Contributors

 


Richard Kearney holds the Charles B. Seelig Chair in Philosophy at Boston College and is visiting professor at University College Dublin. His recent publications include Anatheism: God after God (2009), Navigations: Collected Irish Essays, 1976-2006 (2006), Strangers, Gods and Monsters (2002), and The God Who May Be (2001).

Sascha Semonovitch is Lecturer in Philosophy at Seattle University. She received her doctorate from Boston College. Her work focuses on Merleau-Ponty's courses on nature. She is co-editor of Merleau-Ponty at the Limits of Art, Religion and Perception (Continuum, 2010), and Phenomenologies of the Stranger (Fordham, forthcoming).

Anne Davenport grew up close to the Unicorn Tapestries (her godfather, Bertrand d'Astorg, wrote a novel on The Myth of the Lady of the Unicorn, published in 1963). and did her doctoral work in the History of Science on theories of infinity in medieval theology. She has recently published a study on the XIVth century Franciscan theologian Peter Aureoli (Les Etudes philosophiques, 4 (2009), 531-554). She teaches the humanities in the Honors Program of Boston College.

Pamela Berger is a Professor of Art History and Film at Boston College. She is a medievalist and her special interest is iconography. Her book, The Goddess Obscured, is about how an ancient goddess of seeding and sowing is transformed, in the minds of medieval peasants, into a variety of female saints. Berger wrote, produced, and/or directed three feature films. Her first film, Sorceress, is about a medieval woman accused of being a heretic when she is actually a healer. (Nominated for a César) Her second film, "The Imported Bridgroom," is about a father who, around 1900, goes back to the old country and brings home a bridegroom for his Americanized daughter. (Recipient of the Dove Award for Wholesome Family Entertainment.) Her third film, "Killian's Chronicle," is about an Irish slave who escapes from a Viking ship and is rescued by Native Americans. Her recent research deals with how and why the Temple of Solomon was imaged as the Dome of the Rock from the ninth to the early twentieth century.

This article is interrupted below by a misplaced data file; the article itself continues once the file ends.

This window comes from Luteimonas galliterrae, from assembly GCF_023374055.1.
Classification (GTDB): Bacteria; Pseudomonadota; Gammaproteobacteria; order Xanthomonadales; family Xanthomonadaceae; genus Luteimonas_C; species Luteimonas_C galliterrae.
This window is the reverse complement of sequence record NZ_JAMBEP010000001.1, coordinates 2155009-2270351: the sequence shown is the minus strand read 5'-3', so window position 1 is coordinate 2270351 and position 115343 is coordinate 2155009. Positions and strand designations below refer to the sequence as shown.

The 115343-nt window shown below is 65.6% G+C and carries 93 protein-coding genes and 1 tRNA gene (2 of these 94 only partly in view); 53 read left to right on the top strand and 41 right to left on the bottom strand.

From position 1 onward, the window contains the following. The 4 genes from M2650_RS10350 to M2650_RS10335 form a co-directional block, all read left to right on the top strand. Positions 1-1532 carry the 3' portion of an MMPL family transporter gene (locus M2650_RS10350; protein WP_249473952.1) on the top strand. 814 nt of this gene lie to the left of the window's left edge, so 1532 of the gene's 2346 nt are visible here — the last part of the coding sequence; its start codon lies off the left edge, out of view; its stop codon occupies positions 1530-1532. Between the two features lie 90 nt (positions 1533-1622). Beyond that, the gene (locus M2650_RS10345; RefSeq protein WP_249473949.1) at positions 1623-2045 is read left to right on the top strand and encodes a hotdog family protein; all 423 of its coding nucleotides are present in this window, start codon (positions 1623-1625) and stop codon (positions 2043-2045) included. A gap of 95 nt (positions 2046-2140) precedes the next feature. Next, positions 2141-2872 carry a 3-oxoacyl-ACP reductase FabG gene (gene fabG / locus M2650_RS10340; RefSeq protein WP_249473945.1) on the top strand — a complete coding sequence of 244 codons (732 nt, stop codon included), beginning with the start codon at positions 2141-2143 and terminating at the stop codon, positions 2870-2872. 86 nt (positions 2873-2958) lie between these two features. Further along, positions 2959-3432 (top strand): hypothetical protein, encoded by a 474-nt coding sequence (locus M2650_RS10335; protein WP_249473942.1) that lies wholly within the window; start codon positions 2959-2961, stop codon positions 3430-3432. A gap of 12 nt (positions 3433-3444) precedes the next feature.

Matilda Tomaryn Bruckner is currently a Professor of French at Boston College. She has published widely on medieval French literature, especially twelfth and thirteenth century romance, verse and prose narrative, and troubadour and trouvère lyric. Her most recent book, Chrétien Continued: A Study of the Conte du Graal and its Verse Continuations (published by Oxford University Press in 2009), focuses on the dialogue between Chrétien de Troyes's unfinished Grail romance and four successive continuations that finally bring Perceval's quest to successful closure, however far they wander from the first romancer's puzzling path. Bruckner has also co-curated two art exhibits at Boston College, "Memory and the Middle Ages" and "Secular Sacred, 11th – 16th Century: Works from the Boston Public Library and the Museum of Fine Arts." In essays included in the exhibition catalogues, she brings visuals arts and verbal texts into dialogue across a variety of periods, genres, styles, and forms.